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Has the Whitehall Model survived?

By Edward C. Page

Abstract

The expression 'Whitehall Model' has a certain heuristic value for describing four key features of the British civil service, namely political neutrality, generalism, life-long career paths and a strong policy advisory role. This model has been challenged by politicization, changes in career management and recruitment as well as increasing competition from other sources of policy advice. The UK civil service's role in relation to ministers seems to have become increasingly defined in managerial terms and decreasingly as policy advisers, not least because a range of other individuals and bodies (advisers, consultants, think tanks, party research departments) now share this role. While it appears to be enjoying a diminishing policy role, the senior civil service has not, at least so far, managed to occupy the high ground in its managerial role. The biggest change in the model is a collapse of confidence in the civil service, not only among citizens, but also among politicians and civil servants themselves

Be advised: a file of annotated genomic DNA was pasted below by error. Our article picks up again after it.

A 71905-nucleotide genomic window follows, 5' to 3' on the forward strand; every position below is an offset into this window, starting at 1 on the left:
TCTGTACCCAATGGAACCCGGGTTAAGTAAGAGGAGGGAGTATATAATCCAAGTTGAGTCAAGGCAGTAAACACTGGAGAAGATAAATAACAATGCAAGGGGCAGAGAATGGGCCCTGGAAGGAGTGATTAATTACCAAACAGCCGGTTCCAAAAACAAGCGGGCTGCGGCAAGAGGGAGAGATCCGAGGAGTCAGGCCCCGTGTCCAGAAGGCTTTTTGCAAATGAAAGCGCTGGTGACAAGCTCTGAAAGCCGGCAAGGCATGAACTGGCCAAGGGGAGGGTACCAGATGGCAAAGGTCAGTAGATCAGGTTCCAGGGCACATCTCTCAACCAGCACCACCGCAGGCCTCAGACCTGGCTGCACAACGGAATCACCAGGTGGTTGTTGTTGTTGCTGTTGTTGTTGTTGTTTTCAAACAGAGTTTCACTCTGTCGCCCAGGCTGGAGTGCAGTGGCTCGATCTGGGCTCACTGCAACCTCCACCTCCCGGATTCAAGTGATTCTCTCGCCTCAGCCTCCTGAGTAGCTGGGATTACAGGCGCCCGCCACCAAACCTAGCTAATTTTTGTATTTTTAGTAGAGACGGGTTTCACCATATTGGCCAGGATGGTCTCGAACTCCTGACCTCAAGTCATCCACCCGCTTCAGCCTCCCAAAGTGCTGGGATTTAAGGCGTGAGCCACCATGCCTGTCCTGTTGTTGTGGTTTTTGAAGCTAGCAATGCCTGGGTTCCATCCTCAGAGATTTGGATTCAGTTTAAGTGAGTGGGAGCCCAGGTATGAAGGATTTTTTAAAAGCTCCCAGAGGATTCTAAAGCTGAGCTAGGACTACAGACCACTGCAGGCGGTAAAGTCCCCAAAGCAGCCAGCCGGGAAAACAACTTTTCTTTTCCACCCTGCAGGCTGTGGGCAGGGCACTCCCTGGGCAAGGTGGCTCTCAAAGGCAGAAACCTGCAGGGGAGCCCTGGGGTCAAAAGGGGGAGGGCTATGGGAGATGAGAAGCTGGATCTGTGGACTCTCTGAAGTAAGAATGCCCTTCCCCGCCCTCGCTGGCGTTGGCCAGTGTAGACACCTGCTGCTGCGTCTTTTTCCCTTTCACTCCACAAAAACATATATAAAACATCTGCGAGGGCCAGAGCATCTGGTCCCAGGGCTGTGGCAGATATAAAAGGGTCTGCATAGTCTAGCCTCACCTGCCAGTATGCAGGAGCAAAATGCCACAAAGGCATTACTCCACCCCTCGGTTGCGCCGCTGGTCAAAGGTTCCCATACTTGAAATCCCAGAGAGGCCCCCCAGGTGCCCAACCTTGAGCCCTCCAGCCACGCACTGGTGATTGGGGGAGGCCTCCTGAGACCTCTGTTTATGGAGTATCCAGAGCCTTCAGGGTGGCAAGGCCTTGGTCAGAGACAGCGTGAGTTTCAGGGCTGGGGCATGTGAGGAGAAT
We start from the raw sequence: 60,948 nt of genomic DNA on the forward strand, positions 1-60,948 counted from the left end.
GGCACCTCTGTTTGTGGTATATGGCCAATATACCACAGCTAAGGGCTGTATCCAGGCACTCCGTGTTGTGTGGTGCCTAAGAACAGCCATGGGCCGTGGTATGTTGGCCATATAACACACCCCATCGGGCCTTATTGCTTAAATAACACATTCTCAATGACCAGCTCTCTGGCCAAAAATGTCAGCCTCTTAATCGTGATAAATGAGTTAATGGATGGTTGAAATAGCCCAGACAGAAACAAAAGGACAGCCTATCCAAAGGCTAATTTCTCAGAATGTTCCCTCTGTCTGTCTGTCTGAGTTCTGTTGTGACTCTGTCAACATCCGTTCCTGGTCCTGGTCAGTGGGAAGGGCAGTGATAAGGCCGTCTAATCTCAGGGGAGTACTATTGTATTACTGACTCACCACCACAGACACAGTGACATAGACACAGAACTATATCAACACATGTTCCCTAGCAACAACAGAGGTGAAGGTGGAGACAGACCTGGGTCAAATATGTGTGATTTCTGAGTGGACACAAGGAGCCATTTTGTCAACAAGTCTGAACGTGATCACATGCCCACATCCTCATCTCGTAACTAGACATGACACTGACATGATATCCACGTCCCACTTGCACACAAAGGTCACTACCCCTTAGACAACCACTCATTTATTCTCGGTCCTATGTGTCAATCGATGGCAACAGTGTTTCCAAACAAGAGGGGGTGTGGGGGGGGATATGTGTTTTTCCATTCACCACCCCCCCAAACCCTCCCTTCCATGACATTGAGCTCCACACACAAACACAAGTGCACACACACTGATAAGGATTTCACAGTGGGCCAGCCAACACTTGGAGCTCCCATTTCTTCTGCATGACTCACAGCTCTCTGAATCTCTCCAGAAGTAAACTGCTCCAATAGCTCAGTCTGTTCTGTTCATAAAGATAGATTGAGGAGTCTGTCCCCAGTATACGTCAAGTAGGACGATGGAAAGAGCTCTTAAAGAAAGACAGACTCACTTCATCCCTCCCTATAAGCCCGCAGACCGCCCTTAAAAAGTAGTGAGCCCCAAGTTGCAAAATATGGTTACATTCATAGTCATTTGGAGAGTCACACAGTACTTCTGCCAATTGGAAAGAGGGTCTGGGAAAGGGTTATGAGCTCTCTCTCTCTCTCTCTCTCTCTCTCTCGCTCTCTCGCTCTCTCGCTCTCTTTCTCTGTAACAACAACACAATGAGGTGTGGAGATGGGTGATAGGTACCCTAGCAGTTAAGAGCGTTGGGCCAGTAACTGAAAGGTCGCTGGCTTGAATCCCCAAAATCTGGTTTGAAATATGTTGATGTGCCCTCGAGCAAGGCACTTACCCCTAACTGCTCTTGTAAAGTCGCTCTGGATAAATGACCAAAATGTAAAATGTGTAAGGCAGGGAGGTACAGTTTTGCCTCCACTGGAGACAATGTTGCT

Topics: JN101 Great Britain
Publisher: Sage Publications in association with International Institute of Administrative Sciences
Year: 2010
DOI identifier: 10.1177/0020852310373004
OAI identifier: oai:eprints.lse.ac.uk:29597
Provided by: LSE Research Online
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